I personally use a Behmor and a Quest both, but Roastmaster is pretty open-ended in its design (almost to a fault in some areas). Folks use it with lots of different roasters - truth be told I talk to more shop roasters than home roasters. I researched all of the major home roaster models when designing it, and settled on a design (particularly of profiles and curves) that I felt would work well with any roaster - even shop roasters.  I've payed a lot of attention to the Behmor, due to the popularity of the roaster, but have remained very steadfast in keeping a Behmor workflow as an 'opt-in' scenario. In other words, you won't find any Behmore-specific fields or data, unless you actively enable them. Regretfully, I have to fend off many requests from Behmor users in order to keep the design of profiles and curves simple and flexible.

The SBC3 is here. If you are planning on purchasing a laptop regardless, then might be best to try data logging with that first to get the hang of it. I've mounted my SBC and temp sensor on a small board, with a hook I hang next to the roaster. THat's much easier IMO, than hauling out a laptop/temp sensor combo every time I roast. Your mileage my vary though. The good thing is you can try it out without investing in the SBC, then add that later if you want to.

Hope this helps
Danny
« Last Edit: June 16, 2013, 04:06:01 AM by Danny Hall »

cinderblock

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Thank you for the informative response!

Just got the necessary parts, but I'm stumped on how to thread the new K-type thermocouple probes to the Quest. In the pictures, you seem to have some kinda nut that sealed the probe quite nicely!

BTW I have the probe depicted in page 3 of 4 with the phone line coil thingy.

http://rainfroginc.com/wordpress/wp-content/uploads/2012/11/Data-Logging-Data-Sheet_Layout-1.pdf

Is there a tutorial for this available somewhere? Thanks again!

Danny Hall

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This is for your Quest you mentioned, right? You'll need to order them online. I ordered mine from a fellow named Eric Svendson. He has a great tutorial here. His contact info is on the PDF - ordering was a breeze for me.

When I ordered, he was out of stock of the nicer compression fittings, so I opted for simple pre-drilled allen caps crews. I don't see them labeled as such on the current price list, nor am I sure why the $12 adapter M8 screws (which I assume is them) only list the ET location on the roaster, instead of both ET and BT. I ordered 2 of those cap screws - one for BT and one for ET, and they were identical. Perhaps that's a misprint, or newer roasters may have different specs.

He's good at answering questions - shoot him an email and he'll be able to explain the parts better. I assume the first fitting on the list is the compression fitting, and the rest are cap screws - but double check with him.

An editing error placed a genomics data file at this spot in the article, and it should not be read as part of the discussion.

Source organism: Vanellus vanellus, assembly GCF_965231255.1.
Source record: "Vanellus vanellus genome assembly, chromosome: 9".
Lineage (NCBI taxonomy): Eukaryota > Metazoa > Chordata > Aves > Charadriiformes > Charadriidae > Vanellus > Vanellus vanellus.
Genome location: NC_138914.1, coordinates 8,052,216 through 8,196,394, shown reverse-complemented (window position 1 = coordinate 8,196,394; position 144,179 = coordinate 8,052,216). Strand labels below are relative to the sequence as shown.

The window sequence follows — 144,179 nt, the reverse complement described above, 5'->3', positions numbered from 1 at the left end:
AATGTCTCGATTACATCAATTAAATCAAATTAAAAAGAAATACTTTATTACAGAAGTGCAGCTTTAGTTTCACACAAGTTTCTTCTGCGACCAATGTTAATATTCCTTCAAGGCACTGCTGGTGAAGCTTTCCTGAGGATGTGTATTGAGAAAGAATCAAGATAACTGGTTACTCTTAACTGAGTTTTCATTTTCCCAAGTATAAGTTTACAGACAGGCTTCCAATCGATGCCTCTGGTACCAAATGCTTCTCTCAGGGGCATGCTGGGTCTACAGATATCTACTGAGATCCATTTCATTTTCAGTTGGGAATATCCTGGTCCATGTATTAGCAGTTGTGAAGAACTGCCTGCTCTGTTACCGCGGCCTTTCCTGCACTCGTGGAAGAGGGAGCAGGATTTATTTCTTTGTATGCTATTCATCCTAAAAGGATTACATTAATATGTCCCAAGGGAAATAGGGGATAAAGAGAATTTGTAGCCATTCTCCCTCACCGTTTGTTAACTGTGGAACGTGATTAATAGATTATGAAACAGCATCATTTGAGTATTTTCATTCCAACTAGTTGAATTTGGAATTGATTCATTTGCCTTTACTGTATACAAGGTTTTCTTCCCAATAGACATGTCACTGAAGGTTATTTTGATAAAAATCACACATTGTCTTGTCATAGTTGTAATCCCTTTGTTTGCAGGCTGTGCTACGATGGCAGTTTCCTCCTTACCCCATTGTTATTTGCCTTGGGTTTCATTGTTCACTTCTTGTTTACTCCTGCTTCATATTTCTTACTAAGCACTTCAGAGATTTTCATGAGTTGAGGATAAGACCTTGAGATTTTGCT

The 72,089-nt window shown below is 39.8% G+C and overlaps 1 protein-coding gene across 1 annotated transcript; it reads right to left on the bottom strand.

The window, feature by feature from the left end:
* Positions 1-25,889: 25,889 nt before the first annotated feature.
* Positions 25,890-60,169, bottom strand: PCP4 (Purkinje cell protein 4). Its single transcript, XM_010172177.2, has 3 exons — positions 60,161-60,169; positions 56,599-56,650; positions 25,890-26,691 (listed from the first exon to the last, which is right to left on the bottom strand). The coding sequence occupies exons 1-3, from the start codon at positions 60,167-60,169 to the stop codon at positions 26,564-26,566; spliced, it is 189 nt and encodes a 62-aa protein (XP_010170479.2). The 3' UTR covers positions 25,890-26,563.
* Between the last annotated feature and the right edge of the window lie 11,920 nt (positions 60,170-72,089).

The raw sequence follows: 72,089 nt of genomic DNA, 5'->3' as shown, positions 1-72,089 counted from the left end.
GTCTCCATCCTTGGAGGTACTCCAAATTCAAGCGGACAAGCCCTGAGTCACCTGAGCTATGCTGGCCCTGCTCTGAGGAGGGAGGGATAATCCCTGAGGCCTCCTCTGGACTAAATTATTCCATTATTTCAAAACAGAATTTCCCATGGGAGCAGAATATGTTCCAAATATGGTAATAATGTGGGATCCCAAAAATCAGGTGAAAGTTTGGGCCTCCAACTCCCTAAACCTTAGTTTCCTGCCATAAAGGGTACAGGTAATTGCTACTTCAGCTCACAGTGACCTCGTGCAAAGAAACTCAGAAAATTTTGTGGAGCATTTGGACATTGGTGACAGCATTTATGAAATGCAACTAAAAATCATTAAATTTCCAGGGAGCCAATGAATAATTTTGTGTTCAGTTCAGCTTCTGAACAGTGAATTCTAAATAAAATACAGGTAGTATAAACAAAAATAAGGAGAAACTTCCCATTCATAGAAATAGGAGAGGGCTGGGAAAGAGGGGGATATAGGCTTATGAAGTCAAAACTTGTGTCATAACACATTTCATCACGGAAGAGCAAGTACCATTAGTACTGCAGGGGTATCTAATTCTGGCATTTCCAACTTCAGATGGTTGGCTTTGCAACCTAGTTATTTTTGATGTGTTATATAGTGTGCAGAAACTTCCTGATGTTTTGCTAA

If you have the probe on page 3 - that is a 1/8" probe, so make sure to get the fittings that accommodate 1/8".

Let me know if I can help.

cinderblock

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Egads, I am a bit confused due to the lengthiness of the instructions, not to mention all the options.

I am assuming the following part is what you were suggesting for me? 2X for quantity to measure BT and ET? Crazy how the fittings cost more than the thermocouples!

Thermocouple Adaptor for
Quest Roaster – Direct
Replacement for stock
thermometer $40

Anyhoo, I shot him and email just to clarify. Let me know if I'm looking at the right part. Thanks!

Also very confused by the following directions, assuming I have the right part...

Quote
Slide the thermocouple in place until the tip (inside the roaster) is about 1/8” away from
the closest drum supporting strut. Rotate the drum by hand to ENSURE that any strut
does not contact the thermocouple. The thermocouple should extend into the drum as
far as possible WITHOUT contacting the strut. This should not be considered a trivial
exercise.
With the thermocouple properly positioned, apply a small dab of nail polish (or
equivalent) to the thermocouple probe where it exits the 7/16” gland nut on the outside
of the roaster. Snug up the 7/16” nut – maybe 1/2 turn past finger tight while orientating
the thermocouple in the desired position
.

What is the 7/16" gland nut? The whole time we're referring to 1/8"... and what does he mean by it "exiting" the gland nut? Isn't the thermocouple being inserted into the roaster?

And he also mentions a "1/2 turn past finger tight". So I assume I need some tool to turn it 180 degrees once my fingers no longer do the trick?

Also what is the point of nail polish? And where exactly do I apply it?

I am so sorry for the confusion, and thank you for all the help!
« Last Edit: June 27, 2013, 04:35:51 AM by cinderblock »

cinderblock

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Egads, I am a bit confused due to the lengthiness of the instructions, not to mention all the options.

I am assuming the following part is what you were suggesting for me? 2X for quantity to measure BT and ET? Crazy how the fittings cost more than the thermocouples!

Thermocouple Adaptor for
Quest Roaster – Direct
Replacement for stock
thermometer $40

Anyhoo, I shot him and email just to clarify. Let me know if I'm looking at the right part. Thanks!

Also very confused by the following directions, assuming I have the right part...

Quote
Slide the thermocouple in place until the tip (inside the roaster) is about 1/8” away from
the closest drum supporting strut. Rotate the drum by hand to ENSURE that any strut
does not contact the thermocouple. The thermocouple should extend into the drum as
far as possible WITHOUT contacting the strut. This should not be considered a trivial
exercise.